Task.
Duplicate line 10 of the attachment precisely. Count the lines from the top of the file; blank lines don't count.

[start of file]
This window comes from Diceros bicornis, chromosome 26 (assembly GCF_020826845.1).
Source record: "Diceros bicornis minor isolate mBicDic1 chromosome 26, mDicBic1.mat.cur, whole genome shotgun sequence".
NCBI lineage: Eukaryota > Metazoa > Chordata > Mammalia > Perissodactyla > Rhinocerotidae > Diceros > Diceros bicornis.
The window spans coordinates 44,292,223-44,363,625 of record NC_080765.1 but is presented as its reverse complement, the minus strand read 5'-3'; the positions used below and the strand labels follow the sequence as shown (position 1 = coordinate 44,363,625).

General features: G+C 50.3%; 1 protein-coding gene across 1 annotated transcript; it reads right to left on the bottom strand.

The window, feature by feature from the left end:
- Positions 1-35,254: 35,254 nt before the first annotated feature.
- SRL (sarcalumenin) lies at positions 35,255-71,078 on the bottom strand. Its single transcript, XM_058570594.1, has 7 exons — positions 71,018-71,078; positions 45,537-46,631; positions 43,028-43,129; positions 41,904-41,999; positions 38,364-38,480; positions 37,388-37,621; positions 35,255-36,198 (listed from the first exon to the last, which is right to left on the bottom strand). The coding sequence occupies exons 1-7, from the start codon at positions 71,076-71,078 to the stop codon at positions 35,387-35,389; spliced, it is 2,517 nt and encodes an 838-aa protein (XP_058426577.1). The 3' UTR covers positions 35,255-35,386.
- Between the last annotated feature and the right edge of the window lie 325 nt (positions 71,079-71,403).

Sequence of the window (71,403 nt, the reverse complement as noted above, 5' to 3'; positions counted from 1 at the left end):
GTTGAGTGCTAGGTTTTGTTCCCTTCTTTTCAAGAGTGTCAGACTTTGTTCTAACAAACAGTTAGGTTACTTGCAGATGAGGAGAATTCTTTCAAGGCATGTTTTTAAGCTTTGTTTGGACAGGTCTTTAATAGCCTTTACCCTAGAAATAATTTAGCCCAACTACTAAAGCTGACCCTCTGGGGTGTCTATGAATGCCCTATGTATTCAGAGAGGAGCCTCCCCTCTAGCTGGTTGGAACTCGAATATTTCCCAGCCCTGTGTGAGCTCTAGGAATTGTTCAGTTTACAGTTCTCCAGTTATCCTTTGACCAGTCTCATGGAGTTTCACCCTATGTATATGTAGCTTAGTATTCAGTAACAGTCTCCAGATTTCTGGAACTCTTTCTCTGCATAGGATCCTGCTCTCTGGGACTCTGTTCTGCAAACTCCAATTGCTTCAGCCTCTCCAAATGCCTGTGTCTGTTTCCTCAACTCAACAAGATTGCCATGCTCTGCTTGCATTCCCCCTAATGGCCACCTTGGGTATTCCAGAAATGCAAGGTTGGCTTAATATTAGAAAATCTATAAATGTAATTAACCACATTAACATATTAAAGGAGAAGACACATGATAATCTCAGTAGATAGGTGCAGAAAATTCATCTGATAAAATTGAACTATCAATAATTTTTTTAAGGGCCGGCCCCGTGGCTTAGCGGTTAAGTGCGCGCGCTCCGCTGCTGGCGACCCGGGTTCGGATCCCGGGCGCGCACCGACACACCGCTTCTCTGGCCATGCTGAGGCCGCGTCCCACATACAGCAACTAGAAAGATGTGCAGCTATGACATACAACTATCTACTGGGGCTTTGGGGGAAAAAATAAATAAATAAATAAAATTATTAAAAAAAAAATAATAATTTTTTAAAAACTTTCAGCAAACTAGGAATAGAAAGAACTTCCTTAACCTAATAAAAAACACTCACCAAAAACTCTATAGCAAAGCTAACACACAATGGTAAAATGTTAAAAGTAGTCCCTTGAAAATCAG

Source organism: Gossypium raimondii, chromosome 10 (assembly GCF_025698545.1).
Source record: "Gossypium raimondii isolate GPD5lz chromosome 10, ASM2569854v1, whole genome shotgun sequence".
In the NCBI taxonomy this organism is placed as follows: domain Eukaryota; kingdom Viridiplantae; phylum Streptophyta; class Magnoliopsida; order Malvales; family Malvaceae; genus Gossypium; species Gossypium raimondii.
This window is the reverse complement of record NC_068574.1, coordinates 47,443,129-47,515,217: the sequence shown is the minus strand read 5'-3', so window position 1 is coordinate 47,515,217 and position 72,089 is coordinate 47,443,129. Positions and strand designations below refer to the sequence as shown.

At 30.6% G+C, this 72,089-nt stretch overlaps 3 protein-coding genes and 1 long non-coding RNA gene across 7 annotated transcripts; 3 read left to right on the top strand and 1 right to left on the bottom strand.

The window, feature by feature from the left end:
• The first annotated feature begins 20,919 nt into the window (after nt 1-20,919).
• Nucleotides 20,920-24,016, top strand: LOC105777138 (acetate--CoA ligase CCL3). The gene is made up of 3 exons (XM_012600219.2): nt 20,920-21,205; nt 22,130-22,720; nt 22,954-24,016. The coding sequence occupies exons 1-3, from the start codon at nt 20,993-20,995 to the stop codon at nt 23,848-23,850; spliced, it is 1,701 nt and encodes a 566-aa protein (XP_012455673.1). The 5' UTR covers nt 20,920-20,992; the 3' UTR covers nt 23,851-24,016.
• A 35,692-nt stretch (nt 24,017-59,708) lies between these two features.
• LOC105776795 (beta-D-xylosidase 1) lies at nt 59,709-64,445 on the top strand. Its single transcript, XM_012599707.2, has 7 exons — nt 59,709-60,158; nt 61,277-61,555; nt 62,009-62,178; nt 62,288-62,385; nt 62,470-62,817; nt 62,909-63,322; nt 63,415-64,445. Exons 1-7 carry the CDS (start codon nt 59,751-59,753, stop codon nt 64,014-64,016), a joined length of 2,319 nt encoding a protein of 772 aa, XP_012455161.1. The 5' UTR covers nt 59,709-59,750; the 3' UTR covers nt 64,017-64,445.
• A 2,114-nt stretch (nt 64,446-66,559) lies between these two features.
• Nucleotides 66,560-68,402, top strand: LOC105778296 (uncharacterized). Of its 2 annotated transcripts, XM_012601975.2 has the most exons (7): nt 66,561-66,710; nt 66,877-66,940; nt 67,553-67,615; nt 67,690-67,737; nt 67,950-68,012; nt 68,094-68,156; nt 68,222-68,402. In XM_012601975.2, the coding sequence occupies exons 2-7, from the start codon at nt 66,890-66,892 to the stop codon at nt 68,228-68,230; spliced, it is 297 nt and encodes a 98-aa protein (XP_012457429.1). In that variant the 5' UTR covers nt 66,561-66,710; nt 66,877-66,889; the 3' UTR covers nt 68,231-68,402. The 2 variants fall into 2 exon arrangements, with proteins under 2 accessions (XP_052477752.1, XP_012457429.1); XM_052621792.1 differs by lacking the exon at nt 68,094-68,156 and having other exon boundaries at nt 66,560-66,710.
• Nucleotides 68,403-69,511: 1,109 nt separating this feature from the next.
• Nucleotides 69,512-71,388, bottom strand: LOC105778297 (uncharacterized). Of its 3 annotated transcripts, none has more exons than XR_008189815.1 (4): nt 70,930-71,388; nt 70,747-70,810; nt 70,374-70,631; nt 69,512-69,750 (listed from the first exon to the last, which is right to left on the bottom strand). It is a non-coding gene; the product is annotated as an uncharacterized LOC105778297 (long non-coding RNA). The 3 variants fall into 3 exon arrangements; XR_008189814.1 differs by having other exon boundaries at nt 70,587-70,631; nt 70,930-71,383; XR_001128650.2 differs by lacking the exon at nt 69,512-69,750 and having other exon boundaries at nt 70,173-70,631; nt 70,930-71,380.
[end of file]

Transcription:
Sequence of the window (71,403 nt, the reverse complement as noted above, 5' to 3'; positions counted from 1 at the left end):